Maintaining high ruminal digestion is more critical for barley than for corn. With corn, digestion that does not occur in the rumen is often compensated by digestion in the small intestine (Table 1). However, with barley, postruminal digestion is low if the grain is not extensively processed because the digesting enzymes in the intestine cannot penetrate the hull any better than the ruminal bacteria. This effect is demonstrated in Table 1 for hulless barley, that was only moderately processed (12). We observed low ruminal and post-ruminal digestion of starch. Because the hulless barley was under-processed in that study, much of the starch that was undigested in the rumen passed through to the feces, and total tract digestibility of starch was low.

Because the extent of starch digestion within the rumen is greater for barley than corn, cows fed diets containing barley tend to have lower ruminal pH than those fed corn, when diets are formulated to contain the same amount of forage fiber (Figure 1). Although extensive processing of barley maximizes total tract digestion of feed, this also causes extremely rapid digestion of grain within the rumen causing dramatic swings in the degree of rumen acidity.

Table 1. Digestibility of starch by lactating dairy cows fed diets differing in grain source1 (12)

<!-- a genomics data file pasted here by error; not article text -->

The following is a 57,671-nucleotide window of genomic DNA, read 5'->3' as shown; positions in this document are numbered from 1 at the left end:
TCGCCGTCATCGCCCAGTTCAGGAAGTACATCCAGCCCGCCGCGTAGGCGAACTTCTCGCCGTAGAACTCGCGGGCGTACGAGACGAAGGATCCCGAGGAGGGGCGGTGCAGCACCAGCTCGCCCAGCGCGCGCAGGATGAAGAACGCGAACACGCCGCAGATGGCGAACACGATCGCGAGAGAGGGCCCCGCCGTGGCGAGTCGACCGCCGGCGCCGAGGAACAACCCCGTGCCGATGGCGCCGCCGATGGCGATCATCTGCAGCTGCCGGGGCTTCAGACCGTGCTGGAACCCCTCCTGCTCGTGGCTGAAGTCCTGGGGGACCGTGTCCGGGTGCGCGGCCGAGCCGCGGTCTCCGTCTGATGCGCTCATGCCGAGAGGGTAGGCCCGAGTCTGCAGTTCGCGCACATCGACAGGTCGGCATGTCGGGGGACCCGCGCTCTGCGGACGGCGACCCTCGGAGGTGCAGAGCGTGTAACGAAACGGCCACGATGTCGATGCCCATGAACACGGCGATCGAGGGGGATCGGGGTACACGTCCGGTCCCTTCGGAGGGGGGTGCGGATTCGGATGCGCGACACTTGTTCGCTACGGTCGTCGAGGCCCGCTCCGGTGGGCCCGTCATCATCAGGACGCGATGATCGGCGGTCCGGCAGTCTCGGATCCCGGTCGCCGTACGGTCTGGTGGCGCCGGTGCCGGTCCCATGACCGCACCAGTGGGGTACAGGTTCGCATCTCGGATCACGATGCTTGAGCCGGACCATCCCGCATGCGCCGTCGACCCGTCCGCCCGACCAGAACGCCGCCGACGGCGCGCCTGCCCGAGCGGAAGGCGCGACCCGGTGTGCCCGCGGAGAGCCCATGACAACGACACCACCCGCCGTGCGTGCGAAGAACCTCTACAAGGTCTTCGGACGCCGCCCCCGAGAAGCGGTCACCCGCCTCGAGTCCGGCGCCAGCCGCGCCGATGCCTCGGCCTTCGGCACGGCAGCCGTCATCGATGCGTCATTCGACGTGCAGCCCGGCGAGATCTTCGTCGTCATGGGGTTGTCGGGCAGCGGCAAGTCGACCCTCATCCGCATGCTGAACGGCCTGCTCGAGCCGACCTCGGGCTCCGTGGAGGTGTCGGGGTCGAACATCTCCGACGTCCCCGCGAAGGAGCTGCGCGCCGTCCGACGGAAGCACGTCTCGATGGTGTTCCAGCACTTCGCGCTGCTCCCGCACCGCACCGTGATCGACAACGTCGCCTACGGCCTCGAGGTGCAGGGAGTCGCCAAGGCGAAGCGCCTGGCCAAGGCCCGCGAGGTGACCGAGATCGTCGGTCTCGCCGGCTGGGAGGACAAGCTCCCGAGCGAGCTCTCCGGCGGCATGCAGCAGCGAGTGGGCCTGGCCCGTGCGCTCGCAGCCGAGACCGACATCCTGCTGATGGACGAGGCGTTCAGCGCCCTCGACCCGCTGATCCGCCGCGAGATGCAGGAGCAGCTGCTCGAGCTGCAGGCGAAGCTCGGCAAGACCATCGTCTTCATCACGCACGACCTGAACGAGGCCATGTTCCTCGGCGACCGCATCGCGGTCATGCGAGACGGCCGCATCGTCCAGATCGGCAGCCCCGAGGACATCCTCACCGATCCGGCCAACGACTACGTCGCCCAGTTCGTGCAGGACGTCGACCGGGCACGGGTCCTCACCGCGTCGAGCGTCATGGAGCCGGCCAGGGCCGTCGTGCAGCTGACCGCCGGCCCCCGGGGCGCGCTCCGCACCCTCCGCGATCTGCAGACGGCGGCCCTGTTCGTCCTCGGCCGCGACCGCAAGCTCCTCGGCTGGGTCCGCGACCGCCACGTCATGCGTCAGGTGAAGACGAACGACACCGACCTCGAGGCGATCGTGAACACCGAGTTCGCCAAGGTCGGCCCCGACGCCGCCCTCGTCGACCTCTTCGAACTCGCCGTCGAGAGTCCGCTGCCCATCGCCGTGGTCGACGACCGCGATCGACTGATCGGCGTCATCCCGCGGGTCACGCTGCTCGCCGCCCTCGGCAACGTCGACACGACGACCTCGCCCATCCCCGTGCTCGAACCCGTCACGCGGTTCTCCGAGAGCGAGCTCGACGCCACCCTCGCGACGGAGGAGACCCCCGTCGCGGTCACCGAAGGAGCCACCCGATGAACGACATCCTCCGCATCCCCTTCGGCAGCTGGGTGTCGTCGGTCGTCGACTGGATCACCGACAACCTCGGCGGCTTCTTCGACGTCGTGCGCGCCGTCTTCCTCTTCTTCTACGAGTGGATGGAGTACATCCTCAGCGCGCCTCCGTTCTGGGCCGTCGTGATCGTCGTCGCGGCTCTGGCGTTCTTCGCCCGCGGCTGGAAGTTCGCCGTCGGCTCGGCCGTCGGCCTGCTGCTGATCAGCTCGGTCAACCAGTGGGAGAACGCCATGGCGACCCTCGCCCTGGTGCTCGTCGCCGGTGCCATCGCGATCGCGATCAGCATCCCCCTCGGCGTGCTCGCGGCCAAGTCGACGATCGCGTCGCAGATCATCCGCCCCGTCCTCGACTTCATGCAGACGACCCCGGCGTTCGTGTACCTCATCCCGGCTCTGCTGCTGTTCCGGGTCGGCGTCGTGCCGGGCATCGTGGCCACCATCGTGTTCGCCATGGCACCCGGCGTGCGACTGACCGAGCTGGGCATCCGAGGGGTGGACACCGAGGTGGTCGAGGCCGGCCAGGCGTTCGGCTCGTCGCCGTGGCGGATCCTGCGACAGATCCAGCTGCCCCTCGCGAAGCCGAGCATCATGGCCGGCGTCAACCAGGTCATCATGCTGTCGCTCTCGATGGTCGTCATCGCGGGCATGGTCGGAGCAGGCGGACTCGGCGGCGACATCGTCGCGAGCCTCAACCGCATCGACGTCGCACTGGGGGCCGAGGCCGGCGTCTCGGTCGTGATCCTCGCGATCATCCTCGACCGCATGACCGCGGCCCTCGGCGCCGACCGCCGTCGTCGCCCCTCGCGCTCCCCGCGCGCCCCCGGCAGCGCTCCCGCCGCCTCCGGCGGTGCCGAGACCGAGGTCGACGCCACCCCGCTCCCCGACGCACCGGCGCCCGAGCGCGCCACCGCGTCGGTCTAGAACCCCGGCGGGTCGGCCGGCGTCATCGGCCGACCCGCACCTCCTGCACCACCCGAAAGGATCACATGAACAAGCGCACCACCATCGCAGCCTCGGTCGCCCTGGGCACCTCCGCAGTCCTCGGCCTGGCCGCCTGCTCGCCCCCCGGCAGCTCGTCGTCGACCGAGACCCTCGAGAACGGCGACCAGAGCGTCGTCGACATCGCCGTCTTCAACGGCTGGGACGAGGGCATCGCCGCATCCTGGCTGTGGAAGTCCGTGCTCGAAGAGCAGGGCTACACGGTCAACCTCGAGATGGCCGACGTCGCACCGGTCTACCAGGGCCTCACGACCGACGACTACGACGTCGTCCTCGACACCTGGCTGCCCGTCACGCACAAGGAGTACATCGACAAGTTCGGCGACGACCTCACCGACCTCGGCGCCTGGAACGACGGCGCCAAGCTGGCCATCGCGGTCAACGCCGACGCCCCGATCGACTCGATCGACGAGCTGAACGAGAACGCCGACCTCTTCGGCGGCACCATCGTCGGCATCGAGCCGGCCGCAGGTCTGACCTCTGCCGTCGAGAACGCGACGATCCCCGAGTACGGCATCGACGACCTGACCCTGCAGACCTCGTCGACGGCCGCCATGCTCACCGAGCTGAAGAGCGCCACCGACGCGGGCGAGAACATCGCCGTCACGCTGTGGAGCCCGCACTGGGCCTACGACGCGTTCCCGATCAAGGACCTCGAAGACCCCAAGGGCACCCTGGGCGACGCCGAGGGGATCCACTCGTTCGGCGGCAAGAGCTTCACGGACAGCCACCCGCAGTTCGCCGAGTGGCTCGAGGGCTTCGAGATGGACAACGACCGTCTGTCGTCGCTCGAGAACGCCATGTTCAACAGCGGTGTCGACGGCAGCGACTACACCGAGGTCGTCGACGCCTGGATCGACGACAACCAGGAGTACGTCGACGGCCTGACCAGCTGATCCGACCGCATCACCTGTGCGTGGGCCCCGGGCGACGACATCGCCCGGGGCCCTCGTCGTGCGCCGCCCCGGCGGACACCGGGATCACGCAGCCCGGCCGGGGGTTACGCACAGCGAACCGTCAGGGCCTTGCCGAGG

Hulless Barley


Dry matter intake,





Starch intake, kg/d





Starch flow, kg/d















Entering intestine



Total tract





1 Grains were steam-rolled.

2 Diets consisted of 30% barley silage, 10% cubed alfalfa hay, and 60% concentrate.

Figure 1. Ruminal pH of dairy cows fed diets based on corn or barley grain. Both diets contained 22% NDF from forage sources and cows were fed at 0500 and 1300 h (12).

How Much Processing is Enough?

As rolled barley is processed finer, its bulk density (i.e. bushel weight) becomes less. By measuring the bushel weight after processing, as a percentage of the bushel weight before processing, we obtain a processing index (PI). In a survey of ten Alberta feed mills, we found that commercial feed mills tend to use steam-rolling to obtain a PI of 65 to 70% (10). This ensures that all grain is uniformly processed and no visible grain appears in the feces.

There is no one optimum degree of processing. We fed diets consisting of 30.5% barley silage, 8% alfalfa silage, 8% chopped alfalfa hay, 11% supplement, and 42.5% steam-rolled barley to dairy cows. The grain was rolled to a PI of 81% (coarse), 73% (medium), 64% (medium-fine), or 55% (fine). As the degree of processing increased, the rate and extent of ruminal digestion also increased, as expected (Figure 2). Increasing ruminal starch digestion by processing to a medium-fine degree resulted in the highest milk yield (Table 2). Processing the grain finer caused dry matter intake (DMI) to decline, likely due to high VFA production and lower ruminal pH. In this study diets were formulated to supply 32% total neutral detergent fiber (NDF) and 22% NDF from forage sources (NDF-f). Had a lower forage diet been used, the optimum PI would likely have been higher. In contrast, a diet containing more forage would allow the dairy producer to feed at a lower PI, thus gaining more digestible nutrients from the diet. Thus, the optimum amount of processing for barley depends on the amount of forage included in the diet.